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Title: British attitudes to nuclear proliferation, 1952-1982
Author: Walker, John Ronald
ISNI:       0000 0004 6454 594X
Awarding Body: University of Edinburgh
Current Institution: University of Edinburgh
Date of Award: 1987
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British attitudes to proliferation cannot really be understood without reference to the historical, strategic and economic background of Britain's own nuclear programmes. The experiences and lessons learned during the civil and military programmes in the 1950s and 1960s played a crucial role in shaping British perceptions of, and attitudes to, the proliferation issue. The relationship between civil and military technology is important here because nuclear energy cannot be used as a source of power without simultaneous production of material suitable for use in a bomb. Two issues are revelant here; first, the actual relationship between the British civil and military programmes; second, British conception of the longterm proliferation implications of these relationships. Successive British governments have regarded possession of nuclear weapons as fundamental to British national security, but they have also sought to prevent their spread to other states. However, in the British case American policies between 1946 and 1953, and subsequently, were instrumental in encouraging independent nuclear programmes. These sought to maintain the US monopoly over nuclear materials and technology by making it illegal for the US to provide either to other countries including Britain. However, this only encouraged proliferation. US unreliability and policies based on denial appear to have persuaded successive British governments of the value of a stable and predictable international non-proliferation regime. Consequently it was considered important to maintain stability and predictability in international nuclear trade through assurance of supplies of nuclear materials, equipment and information subject to legitimate security considerations. This, it was thought, would reduce states' incentives to build indigenous sensitive fuel cycle facilities, and reduce hostility to the nonproliferation regime. British nuclear policies have remained basically unchanged, and have been instrumental in moulding British attitudes to proliferation. In the 1950s the perceived unreliability of the coal industry posed a threat to British energy security. This was the context in which the first nuclear power programme was launched. Nuclear power was thought to have potential benefits for energy security since it could provide reliable and predictable energy supplies. Reactor and fuel exports have always been a major objective of British nuclear policy notwithstanding the potential proliferation implications. British governments have never opposed the principle of nuclear exports on nonproliferation grounds; on the contrary, British nonproliferation policies have sought to defend UK commercial interests. During the 1960s commercial objectives became integrated with non-proliferation policy: there is no contradiction between commercial objectives and security requirements. They are mutually reinforcing. It is necessary to examine the British civil-military relationship; programme rationales and objectives; nuclear export policy and the military programme, before seeing how these have influenced British attitudes to, and policies on, proliferation. Part 2 examines the relationship between these factors and the British role in the Non- Proliferation Treaty negotiations and its 1975 and 1980 Review Conferences; the IAEA and Euratom safeguards systems; the International Nuclear Fuel Cycle Evaluation; the Nuclear Suppliers' Group; Multinational/Regional Fuel Cycle Centres; International Plutonium Storage and the Committee on the Assurance of Supply.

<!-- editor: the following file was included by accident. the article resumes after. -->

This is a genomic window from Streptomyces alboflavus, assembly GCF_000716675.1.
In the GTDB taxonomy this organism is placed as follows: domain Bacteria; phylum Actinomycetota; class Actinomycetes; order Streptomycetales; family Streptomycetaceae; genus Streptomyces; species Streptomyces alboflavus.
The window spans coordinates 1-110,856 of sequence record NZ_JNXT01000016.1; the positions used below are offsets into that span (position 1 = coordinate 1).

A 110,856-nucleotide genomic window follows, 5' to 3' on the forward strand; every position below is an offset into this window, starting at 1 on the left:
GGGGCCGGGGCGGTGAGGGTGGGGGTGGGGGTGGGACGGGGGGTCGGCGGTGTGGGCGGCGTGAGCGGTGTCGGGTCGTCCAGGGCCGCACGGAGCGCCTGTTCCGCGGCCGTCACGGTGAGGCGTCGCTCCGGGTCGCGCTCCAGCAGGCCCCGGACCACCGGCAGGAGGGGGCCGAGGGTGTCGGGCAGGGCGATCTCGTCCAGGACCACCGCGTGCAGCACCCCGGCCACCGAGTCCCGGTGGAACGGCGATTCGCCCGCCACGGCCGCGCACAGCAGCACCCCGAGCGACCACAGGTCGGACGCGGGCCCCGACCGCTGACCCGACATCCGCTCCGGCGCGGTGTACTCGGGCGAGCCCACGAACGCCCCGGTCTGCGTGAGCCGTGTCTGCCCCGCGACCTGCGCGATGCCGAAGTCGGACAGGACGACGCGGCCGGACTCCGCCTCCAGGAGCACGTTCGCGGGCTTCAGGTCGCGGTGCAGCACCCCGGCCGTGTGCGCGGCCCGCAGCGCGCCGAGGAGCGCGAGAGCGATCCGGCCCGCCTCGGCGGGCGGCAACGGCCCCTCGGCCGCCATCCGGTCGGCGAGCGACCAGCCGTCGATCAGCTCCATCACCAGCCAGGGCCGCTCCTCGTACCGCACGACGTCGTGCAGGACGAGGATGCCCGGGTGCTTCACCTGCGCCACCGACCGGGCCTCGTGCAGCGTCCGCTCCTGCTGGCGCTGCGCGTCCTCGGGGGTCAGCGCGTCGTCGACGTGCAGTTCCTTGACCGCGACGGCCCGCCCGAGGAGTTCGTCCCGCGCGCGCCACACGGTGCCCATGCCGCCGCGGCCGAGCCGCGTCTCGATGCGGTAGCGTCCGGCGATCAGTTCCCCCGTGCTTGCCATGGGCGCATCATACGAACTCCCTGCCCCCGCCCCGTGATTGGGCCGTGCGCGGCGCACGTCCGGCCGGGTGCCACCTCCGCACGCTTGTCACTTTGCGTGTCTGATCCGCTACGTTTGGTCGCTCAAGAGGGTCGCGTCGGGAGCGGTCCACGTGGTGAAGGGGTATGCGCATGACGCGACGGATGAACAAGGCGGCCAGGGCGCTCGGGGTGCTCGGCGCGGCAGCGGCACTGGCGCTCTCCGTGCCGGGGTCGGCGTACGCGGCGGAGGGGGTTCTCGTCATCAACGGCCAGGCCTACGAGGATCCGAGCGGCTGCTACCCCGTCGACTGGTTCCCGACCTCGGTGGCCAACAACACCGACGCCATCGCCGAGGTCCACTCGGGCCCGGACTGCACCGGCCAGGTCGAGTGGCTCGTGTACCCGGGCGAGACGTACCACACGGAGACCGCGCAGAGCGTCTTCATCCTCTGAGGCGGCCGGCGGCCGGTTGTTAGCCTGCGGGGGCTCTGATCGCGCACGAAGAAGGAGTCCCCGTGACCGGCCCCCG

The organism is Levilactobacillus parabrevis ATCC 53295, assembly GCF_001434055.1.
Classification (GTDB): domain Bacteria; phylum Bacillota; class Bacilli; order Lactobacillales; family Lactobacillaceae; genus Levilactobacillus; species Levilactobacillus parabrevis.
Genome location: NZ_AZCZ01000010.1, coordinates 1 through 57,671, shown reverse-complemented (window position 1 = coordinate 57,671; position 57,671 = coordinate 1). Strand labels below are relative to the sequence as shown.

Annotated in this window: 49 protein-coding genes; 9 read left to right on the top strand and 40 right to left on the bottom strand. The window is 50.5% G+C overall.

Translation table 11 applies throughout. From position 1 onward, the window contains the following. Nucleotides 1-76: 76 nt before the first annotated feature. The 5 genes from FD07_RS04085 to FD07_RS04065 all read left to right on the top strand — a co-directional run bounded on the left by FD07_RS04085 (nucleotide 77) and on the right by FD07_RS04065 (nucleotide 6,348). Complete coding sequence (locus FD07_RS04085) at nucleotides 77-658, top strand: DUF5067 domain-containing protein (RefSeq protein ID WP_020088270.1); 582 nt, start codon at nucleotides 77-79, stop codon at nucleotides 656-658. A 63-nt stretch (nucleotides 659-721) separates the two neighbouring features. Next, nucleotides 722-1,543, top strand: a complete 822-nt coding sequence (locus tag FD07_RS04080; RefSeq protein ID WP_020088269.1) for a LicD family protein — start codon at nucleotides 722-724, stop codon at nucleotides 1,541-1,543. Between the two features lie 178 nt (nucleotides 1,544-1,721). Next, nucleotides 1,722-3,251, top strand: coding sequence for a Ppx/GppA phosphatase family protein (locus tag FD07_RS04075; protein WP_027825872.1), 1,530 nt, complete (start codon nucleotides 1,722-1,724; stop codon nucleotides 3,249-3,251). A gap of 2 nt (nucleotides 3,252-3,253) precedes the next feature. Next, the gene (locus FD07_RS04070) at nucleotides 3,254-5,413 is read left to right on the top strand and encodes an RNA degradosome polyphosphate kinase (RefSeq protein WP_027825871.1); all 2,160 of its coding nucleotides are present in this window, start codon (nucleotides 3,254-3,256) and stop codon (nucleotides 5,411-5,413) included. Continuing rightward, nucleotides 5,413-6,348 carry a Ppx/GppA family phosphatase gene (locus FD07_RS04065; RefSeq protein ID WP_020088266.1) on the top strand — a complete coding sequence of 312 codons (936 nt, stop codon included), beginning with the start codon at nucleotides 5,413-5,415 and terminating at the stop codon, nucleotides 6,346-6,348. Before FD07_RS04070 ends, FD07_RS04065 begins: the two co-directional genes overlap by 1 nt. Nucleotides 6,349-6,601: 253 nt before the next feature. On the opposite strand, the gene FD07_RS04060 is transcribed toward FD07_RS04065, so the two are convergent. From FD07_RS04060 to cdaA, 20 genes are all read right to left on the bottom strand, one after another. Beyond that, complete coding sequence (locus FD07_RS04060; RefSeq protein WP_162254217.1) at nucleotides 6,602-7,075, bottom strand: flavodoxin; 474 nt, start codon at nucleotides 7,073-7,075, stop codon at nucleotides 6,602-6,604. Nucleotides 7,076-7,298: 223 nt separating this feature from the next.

Supervisor: Not available Sponsor: Not available
Qualification Name: Thesis (Ph.D.) Qualification Level: Doctoral
EThOS ID:  DOI: Not available
Keywords: Political science